ARP1 had been led by the Head of HR for the area but it was clear from LT’s review that it had been conducted more as a business-as-usual initiative than as a project or programme. As she commented – “it was almost as if by putting a very senior person in charge it had been assumed that everything would just happen by virtue of seniority.” This was clearly not the case. The HR Executive who led this initiative was dismissed (a casualty of the process) because of the manner in which the project was mismanaged.

LTs first actions were to structure the project around a series of work-groups – get plans in place and clarify roles and responsibilities. She utilised the existing team members and based on her knowledge from the one-on-one discussions, set up teams who were commissioned and contracted with outcomes clearly defined. It was clear to LT that to be successful ARP2 had to be structured less around deadlines and more around the building of effective relationships. One key lesson in stakeholder management was to get senior managers to understand the importance of managing the process and rebuilding relationships as opposed to chasing project timelines.

Stakeholder engagement is key

Three key work groups were set up focusing on ensuring appropriate engagement with stakeholders utilising the right skills and levels of authority to ensure that stakeholder relationships could be facilitated (and in some cases repaired).

Team 1: Unions, external media and senior stakeholders within the organisation. It was important here to have people with excellent facilitation skills while at the same time ensuring that the appropriate levels of authority in the organisation were represented in this group. The unions in particular needed to be convinced that there was real commitment from senior management to work with them to make this work for all. Media releases had to be prepared and issued to ensure that communication was controlled and not left to the devices of snippets of gossip from various social media sites. Senior leadership in the organisation had to be kept up to speed (daily) to prevent them reading or hearing about this project via mainstream or social media sites.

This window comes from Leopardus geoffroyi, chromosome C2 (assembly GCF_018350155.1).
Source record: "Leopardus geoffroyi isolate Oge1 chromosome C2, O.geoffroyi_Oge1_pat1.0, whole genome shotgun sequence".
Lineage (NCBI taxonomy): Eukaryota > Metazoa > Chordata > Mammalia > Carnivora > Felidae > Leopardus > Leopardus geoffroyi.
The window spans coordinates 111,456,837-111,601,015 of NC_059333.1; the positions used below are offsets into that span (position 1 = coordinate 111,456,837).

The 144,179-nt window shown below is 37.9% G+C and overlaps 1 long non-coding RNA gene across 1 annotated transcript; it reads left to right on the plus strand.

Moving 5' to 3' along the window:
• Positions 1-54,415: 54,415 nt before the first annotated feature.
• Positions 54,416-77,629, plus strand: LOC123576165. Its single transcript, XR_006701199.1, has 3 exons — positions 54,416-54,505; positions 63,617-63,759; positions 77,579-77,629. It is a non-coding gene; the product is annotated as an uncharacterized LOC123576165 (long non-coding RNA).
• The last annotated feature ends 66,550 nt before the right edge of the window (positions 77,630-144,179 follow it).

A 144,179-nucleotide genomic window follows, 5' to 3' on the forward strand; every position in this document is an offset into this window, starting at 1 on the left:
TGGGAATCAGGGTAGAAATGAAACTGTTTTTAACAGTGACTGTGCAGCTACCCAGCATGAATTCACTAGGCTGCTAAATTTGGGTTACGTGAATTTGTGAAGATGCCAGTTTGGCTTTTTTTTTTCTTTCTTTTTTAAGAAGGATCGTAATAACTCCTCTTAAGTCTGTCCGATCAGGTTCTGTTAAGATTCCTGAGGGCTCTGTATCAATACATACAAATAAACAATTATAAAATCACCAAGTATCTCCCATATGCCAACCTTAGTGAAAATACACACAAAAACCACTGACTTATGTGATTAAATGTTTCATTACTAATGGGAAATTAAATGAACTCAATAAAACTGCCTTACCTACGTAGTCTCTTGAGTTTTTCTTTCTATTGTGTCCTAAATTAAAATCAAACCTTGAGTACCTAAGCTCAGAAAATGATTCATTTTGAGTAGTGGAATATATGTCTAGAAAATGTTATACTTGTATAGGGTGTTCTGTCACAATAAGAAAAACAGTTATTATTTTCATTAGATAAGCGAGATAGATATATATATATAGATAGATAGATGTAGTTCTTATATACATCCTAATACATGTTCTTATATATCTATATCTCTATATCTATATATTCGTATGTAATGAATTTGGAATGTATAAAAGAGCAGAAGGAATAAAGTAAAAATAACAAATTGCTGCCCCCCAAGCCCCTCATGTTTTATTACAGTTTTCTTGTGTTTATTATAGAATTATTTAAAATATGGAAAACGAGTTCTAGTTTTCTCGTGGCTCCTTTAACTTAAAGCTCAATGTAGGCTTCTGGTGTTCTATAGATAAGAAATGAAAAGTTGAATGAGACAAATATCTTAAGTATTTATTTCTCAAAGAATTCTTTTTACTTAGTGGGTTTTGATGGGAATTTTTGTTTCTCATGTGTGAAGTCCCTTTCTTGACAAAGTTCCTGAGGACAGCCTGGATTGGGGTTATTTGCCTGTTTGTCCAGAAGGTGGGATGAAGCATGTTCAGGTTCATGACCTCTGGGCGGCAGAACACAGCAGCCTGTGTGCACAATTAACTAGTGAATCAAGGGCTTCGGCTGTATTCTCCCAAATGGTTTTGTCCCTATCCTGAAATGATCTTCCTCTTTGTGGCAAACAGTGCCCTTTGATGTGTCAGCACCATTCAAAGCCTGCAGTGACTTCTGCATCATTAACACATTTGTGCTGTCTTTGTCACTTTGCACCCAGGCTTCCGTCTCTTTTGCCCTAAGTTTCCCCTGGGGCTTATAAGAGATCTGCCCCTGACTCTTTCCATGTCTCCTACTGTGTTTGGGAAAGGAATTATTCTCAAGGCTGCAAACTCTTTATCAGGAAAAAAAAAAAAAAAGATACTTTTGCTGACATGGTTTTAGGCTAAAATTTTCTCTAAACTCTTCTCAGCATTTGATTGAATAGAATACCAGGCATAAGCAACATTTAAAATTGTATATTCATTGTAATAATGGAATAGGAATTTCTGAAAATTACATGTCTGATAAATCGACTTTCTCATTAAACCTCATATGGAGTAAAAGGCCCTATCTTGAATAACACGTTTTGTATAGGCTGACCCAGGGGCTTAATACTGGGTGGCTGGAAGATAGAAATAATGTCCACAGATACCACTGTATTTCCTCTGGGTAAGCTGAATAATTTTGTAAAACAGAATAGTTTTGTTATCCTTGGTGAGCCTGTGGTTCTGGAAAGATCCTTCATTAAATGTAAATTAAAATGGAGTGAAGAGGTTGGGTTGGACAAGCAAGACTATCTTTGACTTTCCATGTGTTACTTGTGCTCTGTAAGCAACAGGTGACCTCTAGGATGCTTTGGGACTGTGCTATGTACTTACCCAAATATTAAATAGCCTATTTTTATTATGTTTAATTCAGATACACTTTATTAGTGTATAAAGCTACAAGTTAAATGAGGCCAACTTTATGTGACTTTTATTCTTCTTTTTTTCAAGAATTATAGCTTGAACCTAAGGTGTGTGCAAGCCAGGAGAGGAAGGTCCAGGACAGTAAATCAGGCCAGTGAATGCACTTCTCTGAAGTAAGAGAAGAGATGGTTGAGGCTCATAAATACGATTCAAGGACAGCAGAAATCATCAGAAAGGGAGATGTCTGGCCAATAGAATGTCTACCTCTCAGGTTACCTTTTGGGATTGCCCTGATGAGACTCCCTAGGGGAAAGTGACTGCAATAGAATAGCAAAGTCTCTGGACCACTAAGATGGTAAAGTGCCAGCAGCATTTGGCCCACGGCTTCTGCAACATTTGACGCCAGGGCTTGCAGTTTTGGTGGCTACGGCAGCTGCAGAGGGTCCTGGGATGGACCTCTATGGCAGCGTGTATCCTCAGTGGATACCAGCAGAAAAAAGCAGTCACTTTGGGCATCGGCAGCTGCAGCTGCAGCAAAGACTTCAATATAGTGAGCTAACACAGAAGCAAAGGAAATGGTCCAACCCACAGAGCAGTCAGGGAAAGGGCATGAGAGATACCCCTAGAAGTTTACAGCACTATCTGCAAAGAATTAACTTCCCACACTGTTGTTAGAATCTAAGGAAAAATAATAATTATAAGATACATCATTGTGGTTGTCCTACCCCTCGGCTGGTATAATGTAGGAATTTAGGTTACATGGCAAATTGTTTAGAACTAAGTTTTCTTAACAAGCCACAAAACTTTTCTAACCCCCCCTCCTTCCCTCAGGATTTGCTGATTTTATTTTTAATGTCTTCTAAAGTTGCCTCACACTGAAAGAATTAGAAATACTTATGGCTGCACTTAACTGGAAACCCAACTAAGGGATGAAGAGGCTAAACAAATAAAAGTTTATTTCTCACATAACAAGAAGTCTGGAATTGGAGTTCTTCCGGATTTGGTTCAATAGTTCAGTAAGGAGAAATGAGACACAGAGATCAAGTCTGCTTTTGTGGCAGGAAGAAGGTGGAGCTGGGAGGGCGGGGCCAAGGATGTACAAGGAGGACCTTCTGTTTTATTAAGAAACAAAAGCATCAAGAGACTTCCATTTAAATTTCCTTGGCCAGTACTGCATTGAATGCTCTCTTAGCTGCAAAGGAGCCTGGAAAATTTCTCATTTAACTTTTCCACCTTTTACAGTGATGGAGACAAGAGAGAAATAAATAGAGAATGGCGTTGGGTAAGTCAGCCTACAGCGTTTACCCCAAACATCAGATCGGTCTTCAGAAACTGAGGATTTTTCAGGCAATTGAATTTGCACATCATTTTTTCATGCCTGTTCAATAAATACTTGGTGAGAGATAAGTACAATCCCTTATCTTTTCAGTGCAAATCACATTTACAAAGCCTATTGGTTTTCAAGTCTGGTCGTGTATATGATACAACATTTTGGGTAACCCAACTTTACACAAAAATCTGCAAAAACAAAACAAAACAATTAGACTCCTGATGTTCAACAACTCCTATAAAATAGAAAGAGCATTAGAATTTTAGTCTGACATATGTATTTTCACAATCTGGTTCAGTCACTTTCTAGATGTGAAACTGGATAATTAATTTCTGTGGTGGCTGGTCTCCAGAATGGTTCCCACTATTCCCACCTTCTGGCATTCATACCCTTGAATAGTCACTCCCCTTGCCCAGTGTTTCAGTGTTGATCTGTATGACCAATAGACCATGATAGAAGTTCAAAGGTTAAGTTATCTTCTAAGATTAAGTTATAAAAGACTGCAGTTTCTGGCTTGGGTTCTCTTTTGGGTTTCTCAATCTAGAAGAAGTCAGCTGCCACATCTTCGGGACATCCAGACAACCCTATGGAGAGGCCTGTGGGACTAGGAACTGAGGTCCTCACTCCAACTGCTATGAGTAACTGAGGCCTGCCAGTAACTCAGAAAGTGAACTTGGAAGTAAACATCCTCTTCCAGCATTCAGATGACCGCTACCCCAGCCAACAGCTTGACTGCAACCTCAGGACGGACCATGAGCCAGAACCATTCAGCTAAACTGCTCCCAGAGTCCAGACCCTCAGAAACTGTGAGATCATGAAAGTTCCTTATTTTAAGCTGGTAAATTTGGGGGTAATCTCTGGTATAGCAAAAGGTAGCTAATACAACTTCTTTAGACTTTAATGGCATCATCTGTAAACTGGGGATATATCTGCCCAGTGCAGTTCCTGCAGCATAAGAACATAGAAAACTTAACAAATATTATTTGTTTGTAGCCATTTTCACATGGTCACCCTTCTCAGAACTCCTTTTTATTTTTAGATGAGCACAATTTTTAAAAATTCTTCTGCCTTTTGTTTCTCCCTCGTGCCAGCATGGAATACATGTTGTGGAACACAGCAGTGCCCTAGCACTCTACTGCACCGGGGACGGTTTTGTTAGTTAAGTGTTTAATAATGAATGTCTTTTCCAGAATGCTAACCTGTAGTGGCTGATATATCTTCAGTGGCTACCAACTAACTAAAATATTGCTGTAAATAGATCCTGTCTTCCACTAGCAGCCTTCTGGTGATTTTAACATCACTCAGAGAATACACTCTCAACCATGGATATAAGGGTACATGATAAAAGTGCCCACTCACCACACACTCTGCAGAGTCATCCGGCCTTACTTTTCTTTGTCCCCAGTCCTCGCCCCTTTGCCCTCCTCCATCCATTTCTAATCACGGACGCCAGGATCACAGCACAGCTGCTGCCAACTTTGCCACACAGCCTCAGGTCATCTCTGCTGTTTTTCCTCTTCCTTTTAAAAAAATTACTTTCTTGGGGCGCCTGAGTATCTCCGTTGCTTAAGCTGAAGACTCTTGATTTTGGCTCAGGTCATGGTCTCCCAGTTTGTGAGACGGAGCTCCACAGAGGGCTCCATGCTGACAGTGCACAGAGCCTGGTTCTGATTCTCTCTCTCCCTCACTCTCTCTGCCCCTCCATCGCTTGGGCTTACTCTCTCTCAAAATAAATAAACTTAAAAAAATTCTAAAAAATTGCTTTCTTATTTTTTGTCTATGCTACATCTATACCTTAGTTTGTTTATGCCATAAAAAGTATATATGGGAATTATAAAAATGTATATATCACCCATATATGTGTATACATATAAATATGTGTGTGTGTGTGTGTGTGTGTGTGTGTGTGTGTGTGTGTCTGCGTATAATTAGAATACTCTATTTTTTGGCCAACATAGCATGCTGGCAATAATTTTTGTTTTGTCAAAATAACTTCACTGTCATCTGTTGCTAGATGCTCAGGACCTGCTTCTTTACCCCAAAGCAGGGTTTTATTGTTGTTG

Team 2: Focused on staff personal needs. This group included experts able to support people through the traumas associated with retrenchment. These were the original group of Human Resource professionals. The difference with approach ARP2 was that they were equipped with detailed plans on how to deal with the consultation process (each impacted staff was consulted and presented with the opportunity of applying for a related vacancy within the organisation; remaining on the retrenchment list or early retirements for those who qualified). During these consultations, professional psychologists were on hand to offer their services as and when required.